Smart Drink Coasters Form Pub Network

Smart drink coasters are a pervasive computing project from Sentilla. When you put them out on the bar, they form a wireless network. These coasters know when a drink has been placed on top of them, and whether or not that drink is empty. They can even notify the bartender if you've run out. Here's how the system works; just lay the coasters out on the table or bar, and start them up. Now, put a full drink on each coaster. As each person has their drink, the coasters communicate with each other. They also communicate with you by using flashing lights.

When watching Sentilla coasters, look for the following behaviors (video):

  • The coasters know when a drink is placed on top of them and when it is removed.
  • The coasters notify each other when new things occur (a drink is placed on them, removed, etc)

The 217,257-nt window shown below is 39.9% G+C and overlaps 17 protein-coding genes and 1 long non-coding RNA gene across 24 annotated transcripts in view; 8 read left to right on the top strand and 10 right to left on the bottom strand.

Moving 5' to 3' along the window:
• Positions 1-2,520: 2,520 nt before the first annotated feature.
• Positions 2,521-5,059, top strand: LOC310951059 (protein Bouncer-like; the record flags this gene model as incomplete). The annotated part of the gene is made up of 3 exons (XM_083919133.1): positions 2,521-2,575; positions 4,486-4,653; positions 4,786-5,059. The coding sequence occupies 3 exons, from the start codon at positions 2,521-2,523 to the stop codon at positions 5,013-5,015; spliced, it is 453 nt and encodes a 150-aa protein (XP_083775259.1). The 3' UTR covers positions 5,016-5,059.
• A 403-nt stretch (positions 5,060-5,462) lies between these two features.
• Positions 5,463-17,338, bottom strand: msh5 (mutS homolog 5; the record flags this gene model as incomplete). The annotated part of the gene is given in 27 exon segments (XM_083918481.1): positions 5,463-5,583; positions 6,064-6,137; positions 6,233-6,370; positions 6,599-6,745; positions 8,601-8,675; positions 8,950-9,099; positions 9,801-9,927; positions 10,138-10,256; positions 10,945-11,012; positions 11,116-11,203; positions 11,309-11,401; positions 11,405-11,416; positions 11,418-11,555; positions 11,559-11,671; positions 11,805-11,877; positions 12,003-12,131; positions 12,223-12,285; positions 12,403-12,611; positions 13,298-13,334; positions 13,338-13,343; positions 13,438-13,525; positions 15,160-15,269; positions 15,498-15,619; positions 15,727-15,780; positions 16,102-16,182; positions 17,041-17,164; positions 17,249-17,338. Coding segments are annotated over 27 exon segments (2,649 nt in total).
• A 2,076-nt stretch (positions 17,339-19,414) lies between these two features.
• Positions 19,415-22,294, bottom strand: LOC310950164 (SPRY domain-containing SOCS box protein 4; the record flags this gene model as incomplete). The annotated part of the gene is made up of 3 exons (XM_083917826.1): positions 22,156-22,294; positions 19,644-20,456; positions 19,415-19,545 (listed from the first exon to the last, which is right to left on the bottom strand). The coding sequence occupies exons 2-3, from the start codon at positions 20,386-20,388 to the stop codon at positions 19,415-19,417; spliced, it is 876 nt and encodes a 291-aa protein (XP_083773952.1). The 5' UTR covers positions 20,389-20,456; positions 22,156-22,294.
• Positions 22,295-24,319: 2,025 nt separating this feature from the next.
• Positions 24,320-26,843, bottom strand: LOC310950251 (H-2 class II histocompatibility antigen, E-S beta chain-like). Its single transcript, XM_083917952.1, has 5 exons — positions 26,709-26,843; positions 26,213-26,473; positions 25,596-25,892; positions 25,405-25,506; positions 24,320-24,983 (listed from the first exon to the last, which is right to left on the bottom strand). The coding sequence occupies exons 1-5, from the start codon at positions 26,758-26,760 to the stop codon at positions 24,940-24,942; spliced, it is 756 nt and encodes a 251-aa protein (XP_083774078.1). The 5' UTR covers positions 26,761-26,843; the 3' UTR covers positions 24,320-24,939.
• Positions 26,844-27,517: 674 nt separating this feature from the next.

• The coasters provide "visual feedback" using lights embedded within them.
  • The coasters are wirelessly interconnected.

Obviously, you wouldn't create smart drink coasters (picture) without first creating a coaster software development platform for building coaster applications.

"We fired up our Java development environment and started writing a bunch of coaster libraries (ah, we now have a com.sentilla.coaster.* package to import). All in all, our libraries took a few minutes to write and quickly other Java developers in house were modifying, adding, and refining the libraries.

"One library, our favorite right now, is called CircleCoaster. Very simply, it sets which lights are on, which ones are off, and then the coaster goes to sleep until the next segment of the circle needs to be lit up, thereby making the LEDs light up in a continually moving circle pattern."

If you're not dizzy from watching coaster lights (they are festive, too, this time of year), take a look at how T-Rot Thinking Robot Tends Bar, Chats and Koolio - the Autonomous Refrigerator Robot.

Read more about it at Build your own smart drink coasters at Sentilla blog.

(This Science Fiction in the News story used with permission of - where science meets fiction.)

Bill Christensen catalogues the inventions, technology and ideas of science fiction writers at his website, Technovelgy. He is a contributor to Live Science.